Monday, September 29, 2014

Carbon Fiber Forever!

After more than a year of Retro-grouchy ranting against new technology like carbon fiber sweeping over the bicycle industry, I've finally seen the light. Consider me converted. Carbon fiber is AWESOME!!
If you want the best ride experience money can buy,
you can't let a little thing like a busted steerer
dissuade you. Carbon fiber RULES!
(from CyclingWeekly)

With its tremendous strength to weight ratio, carbon fiber blows away steel in virtually every kind of lab test that the industry can throw at it. And with virtually limitless possibilities in design -- from tube shape, to carbon layup and fiber orientation -- the material can be customized to enhance comfort and compliance in one direction, while remaining incredibly stiff in another, hence the familiar "laterally stiff - vertically compliant" claim heard from so many road testers. As far as customization of ride quality goes, steel has nothing on carbon fiber.

Look at some of these testimonials from the carbon fork manufacturers:

From True Temper, regarding their test of carbon fork strength: True Temper's . . . test is a ramped load, meaning the load is increased periodically until failure occurs. Starting at 180 lbs, the load is increased 45 lbs. every 5000 cycles. Every fork will eventually break. Strong forks will last more than 10,000 cycles with a load of 270 lb. But our minimum standard begins at over 15,000 at 315 lbs. for road forks and 18,000 for cross forks and tandem. But our production forks are stronger than that, often going into the 20-25K range and beyond at loads of 360-405 lbs.

See? Nothing to worry about. With test results like that, a person should have all the proof they need that a carbon fork, or frame, or other component should last darn near forever. Can't say that about steel. Don't believe me? Just ask the folks at Deda, another carbon fork maker. "Carbon lasts longer than metal. Only love is stronger than carbon." Sweet.

Over at Look, they say there should be no worries about the lifespan of a carbon fork. "There is no limitation because carbon has a natural flexibility. It can be used a hundred years while maintaining the same stiffness." A hundred years! I'm totally sold.

So when I saw this article about the Three Peaks Cyclo Cross race on Cycling Weekly site, I figure it's just a complete anomaly. Maybe even some kind of sabotage perpetrated by some steel-loving Retrogrouch -- the kind of person who would have us all riding bikes from the stone-age. When cyclocross racer Joe Moses's carbon steerer snapped off during the race, he still managed to stop without injury, and even managed 3rd place! (after a bike change, of course).

If you want the best cycling experience money can buy, you can't let a busted steerer dissuade you. Besides, riding a bike with handlebars firmly attached to the fork is vastly over-rated.

Carbon Fiber Forever!


  1. This is in fact the 100th anniversary of the first break of a carbon fork in a race, Eugene Christophe in le tour 1913 broke his carbon fork on the scent from le tourmalet and to add insult to injury was docked extra time as a village craftsman helped to spread the epoxy....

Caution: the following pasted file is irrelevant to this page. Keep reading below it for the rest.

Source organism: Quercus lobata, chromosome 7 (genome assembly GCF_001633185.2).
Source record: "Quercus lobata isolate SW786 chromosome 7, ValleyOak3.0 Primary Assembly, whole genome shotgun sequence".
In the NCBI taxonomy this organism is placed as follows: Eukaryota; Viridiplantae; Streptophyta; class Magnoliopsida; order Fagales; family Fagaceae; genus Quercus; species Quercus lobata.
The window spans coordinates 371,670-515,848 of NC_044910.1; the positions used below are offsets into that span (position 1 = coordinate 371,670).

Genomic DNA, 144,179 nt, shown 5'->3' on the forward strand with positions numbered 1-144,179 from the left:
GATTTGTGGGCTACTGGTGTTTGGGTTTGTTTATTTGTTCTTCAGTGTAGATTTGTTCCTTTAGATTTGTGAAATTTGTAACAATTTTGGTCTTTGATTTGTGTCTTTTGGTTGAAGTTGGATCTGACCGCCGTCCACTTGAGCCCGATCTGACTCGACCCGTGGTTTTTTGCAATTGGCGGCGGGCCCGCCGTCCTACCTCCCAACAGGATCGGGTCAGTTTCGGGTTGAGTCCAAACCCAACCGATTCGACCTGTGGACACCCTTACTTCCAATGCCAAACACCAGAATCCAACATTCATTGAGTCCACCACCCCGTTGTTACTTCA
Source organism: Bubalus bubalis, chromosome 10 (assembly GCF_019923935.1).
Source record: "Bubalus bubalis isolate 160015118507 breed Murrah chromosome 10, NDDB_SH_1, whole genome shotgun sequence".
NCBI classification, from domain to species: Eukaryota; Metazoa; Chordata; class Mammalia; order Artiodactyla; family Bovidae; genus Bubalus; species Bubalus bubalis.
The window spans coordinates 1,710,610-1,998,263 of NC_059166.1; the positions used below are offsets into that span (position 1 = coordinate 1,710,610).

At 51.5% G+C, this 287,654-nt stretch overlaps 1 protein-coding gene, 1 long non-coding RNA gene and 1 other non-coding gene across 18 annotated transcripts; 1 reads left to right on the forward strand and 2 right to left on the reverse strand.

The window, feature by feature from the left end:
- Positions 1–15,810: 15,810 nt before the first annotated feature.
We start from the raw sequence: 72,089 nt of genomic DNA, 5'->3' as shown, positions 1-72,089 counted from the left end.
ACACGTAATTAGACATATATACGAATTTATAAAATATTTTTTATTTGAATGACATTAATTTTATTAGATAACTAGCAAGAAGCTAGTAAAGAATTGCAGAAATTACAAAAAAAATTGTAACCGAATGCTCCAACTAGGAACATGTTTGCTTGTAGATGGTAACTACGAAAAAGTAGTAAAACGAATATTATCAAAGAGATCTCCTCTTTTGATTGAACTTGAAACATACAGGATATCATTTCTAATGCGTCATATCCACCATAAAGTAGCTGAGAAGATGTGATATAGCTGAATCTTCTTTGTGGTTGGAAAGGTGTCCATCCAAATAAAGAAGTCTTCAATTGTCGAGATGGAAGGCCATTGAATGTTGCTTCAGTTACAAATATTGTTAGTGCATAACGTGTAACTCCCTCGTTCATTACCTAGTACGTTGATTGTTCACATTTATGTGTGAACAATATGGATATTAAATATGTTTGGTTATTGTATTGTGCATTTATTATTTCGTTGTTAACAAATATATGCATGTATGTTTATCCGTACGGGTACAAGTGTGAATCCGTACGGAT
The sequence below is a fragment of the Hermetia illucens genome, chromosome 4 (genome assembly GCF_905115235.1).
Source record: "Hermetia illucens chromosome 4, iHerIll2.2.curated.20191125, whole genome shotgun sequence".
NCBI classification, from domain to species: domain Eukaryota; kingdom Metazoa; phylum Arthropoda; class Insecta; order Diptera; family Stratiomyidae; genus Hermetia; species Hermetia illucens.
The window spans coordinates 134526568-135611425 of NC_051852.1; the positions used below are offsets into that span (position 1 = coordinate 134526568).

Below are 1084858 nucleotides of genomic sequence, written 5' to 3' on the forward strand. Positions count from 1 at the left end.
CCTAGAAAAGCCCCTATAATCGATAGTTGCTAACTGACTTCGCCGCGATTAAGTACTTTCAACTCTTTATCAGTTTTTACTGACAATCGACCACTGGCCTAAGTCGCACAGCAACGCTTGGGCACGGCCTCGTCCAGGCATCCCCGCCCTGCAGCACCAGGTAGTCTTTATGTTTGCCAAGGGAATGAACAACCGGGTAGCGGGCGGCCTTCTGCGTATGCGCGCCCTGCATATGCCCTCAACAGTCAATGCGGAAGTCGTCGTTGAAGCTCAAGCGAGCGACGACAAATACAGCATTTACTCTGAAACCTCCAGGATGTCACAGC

2. The linked article is about a pro or supported rider using brand new equipment. How about cyclists who ride the same bike for 20 years or more, or used bikes? Thirty years from now, will a vintage carbon bike be as safe as a 30-year-old bike is today? I can see some nanny government organization stepping in and making it illegal to sell used bikes with carbon components, or having them pass some elaborate safety check costing more than the bike is worth. I'm surprised the government has not already jumped in. Carbon golf clubs, tennis rackets or fishing rods is one thing, but a bicycle is a vehicle.

    1. I would be very wary about buying any used carbon fiber bike. Period.

    2. I had the exact same thought about that rider being on new equipment (and having new equipment backups...), and about un-sponsored riders/regular folk out riding. Scary to think about taking a spill over a broken steerer tube, I could see somebody getting impaled.

      I don't even want a NEW carbon bike, there's no way I'd get involved with a "vintage" one, if that is something that could ever come to exist.


    3. "Vintage" carbon fiber? Is that like "dietetic candy", "military intelligence" or "business ethics"?

  3. Why stop at crabon? Aluminum bars have a long history of failure. Cino Cinelli raced on aluminum bars when on Frejus in the 1930s but didn't sell aluminum bars until 1963. Can't argue with those facts.

  4. Don't forget the three basic rules of engineering: water flows downhill, you can't pull on dirt, and you can't push a rope.

    Carbon fiber is indeed wondrous stuff. Strong, stiff, doesn't fatigue or corrode, but it's essentially a lot of tiny ropes. In compression, it's no better than the polymer matrix (I.e., plastic) that holds it together.